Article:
If your policy was issued on or after 31 May 2010, the Victorian Managed Insurance Authority (VMIA) may be the insurer. If you do not have access to the certificate of insurance or your building permit (which list the insurer’s details), contact the VMIA to confirm if it is the insurer.

You can contact the VMIA on 03 9270 6900 or visit the VMIA website.

If your policy was issued before 31 May 2010, the VMIA will not be the insurer.

If you cannot find the certificate of insurance, contact the builder/building surveyor or local council to find out the name of the insurer and the policy number. This is usually listed on the building permit.

For more information, visit the Domestic building insurance page on the Victorian Building Authority website.

Check if a builder is eligible for insurance

The VMIA will only issue domestic building insurance to eligible builders.

To check if a builder is eligible, visit the Builder Search page on the VMIA website.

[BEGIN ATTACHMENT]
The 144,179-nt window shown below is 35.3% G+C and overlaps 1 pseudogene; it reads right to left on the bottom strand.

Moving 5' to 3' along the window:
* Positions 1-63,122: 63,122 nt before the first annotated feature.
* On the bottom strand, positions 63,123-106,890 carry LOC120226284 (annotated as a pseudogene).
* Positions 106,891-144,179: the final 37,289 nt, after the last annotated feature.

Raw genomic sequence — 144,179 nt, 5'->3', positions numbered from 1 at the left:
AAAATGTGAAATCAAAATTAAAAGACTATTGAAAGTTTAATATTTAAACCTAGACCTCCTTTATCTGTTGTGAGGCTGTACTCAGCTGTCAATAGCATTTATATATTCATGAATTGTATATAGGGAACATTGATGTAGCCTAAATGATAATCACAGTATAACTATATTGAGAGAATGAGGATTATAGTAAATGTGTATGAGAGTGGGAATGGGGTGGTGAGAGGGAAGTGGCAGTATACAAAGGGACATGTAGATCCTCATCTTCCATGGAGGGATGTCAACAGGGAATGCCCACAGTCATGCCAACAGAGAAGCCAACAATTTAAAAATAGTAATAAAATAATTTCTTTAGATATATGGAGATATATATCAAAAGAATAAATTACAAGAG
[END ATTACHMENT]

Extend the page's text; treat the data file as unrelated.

Check domestic building insurance details for a property

You can request information about a particular property from the VMIA. This includes:

  • whether a domestic building insurance policy has been issued for the property since 1 July 2015
  • the policy number
  • the builder’s name
  • whether any claims have been made under the policy
  • the remaining balance of indemnity.

Visit the Property Search page on the VMIA website.

Builder insolvency

A builder cannot operate when insolvent. To find out if your builder is insolvent:

  • if the builder is a company, contact the Australian Securities and Investments Commission